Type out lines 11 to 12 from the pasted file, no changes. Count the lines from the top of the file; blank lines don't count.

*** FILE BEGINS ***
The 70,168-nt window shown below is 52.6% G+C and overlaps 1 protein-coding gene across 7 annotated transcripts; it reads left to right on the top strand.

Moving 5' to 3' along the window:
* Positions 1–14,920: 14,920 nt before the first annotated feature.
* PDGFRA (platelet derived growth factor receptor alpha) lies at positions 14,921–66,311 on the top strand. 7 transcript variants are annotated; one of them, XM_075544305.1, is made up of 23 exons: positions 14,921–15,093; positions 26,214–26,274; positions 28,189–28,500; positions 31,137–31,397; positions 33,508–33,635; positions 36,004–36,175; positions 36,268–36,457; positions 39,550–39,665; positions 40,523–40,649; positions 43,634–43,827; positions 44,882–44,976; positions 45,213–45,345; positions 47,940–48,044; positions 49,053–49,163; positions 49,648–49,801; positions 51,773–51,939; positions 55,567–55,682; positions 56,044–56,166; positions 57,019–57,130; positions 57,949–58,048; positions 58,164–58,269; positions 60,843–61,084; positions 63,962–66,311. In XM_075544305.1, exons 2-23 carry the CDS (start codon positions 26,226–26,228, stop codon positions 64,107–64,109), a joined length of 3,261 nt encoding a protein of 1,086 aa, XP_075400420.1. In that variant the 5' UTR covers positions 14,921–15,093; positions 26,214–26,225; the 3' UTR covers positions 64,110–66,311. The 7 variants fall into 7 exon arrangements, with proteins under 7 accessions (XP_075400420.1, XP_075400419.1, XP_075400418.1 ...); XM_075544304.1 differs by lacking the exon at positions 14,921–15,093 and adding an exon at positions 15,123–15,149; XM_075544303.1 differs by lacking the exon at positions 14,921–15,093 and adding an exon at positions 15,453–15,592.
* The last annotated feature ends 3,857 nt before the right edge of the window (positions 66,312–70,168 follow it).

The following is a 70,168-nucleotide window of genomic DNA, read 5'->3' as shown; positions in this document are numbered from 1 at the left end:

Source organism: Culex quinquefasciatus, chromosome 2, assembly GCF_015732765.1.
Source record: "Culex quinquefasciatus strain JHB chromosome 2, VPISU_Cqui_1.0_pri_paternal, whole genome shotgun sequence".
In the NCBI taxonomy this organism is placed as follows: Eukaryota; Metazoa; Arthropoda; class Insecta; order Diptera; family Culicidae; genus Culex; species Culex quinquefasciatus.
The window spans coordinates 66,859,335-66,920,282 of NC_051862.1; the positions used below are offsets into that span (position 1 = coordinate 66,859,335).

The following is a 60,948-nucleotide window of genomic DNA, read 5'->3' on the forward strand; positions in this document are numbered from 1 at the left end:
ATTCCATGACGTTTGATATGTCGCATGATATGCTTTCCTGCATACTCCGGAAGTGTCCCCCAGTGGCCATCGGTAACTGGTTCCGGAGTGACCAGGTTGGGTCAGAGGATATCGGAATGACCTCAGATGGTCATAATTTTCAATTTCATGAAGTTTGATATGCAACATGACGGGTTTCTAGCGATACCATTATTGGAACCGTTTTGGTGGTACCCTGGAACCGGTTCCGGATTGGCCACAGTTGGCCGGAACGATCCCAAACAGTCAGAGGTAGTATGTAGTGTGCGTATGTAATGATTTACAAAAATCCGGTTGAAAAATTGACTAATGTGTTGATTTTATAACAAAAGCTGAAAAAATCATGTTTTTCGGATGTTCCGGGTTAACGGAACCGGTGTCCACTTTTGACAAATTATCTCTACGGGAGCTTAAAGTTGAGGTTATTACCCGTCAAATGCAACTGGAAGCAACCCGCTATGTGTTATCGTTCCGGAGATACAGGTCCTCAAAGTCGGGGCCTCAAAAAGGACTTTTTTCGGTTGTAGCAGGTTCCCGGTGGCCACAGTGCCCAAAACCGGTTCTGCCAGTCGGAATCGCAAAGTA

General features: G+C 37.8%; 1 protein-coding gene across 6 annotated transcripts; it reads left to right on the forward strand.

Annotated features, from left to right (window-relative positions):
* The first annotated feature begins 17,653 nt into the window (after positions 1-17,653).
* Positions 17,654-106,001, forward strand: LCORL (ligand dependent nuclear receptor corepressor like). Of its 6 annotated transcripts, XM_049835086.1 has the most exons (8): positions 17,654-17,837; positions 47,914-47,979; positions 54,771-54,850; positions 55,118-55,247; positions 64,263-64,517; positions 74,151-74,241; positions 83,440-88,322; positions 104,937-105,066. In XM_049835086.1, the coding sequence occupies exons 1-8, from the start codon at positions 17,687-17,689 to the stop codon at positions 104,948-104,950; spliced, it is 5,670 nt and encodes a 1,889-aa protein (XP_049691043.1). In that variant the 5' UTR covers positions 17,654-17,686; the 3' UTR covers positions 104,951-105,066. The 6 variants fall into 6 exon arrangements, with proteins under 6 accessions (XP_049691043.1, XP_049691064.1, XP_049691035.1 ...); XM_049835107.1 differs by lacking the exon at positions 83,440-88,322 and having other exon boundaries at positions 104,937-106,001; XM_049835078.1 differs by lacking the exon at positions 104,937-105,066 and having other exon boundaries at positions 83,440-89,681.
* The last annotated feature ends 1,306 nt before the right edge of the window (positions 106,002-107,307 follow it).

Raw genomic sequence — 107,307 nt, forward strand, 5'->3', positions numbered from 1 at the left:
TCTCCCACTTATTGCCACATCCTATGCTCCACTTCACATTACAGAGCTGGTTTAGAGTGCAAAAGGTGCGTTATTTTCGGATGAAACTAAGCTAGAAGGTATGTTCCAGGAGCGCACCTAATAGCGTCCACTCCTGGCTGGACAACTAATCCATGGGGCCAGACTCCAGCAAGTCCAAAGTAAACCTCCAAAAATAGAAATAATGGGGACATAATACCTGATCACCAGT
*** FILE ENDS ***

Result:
The following is a 60,948-nucleotide window of genomic DNA, read 5'->3' on the forward strand; positions in this document are numbered from 1 at the left end:
ATTCCATGACGTTTGATATGTCGCATGATATGCTTTCCTGCATACTCCGGAAGTGTCCCCCAGTGGCCATCGGTAACTGGTTCCGGAGTGACCAGGTTGGGTCAGAGGATATCGGAATGACCTCAGATGGTCATAATTTTCAATTTCATGAAGTTTGATATGCAACATGACGGGTTTCTAGCGATACCATTATTGGAACCGTTTTGGTGGTACCCTGGAACCGGTTCCGGATTGGCCACAGTTGGCCGGAACGATCCCAAACAGTCAGAGGTAGTATGTAGTGTGCGTATGTAATGATTTACAAAAATCCGGTTGAAAAATTGACTAATGTGTTGATTTTATAACAAAAGCTGAAAAAATCATGTTTTTCGGATGTTCCGGGTTAACGGAACCGGTGTCCACTTTTGACAAATTATCTCTACGGGAGCTTAAAGTTGAGGTTATTACCCGTCAAATGCAACTGGAAGCAACCCGCTATGTGTTATCGTTCCGGAGATACAGGTCCTCAAAGTCGGGGCCTCAAAAAGGACTTTTTTCGGTTGTAGCAGGTTCCCGGTGGCCACAGTGCCCAAAACCGGTTCTGCCAGTCGGAATCGCAAAGTA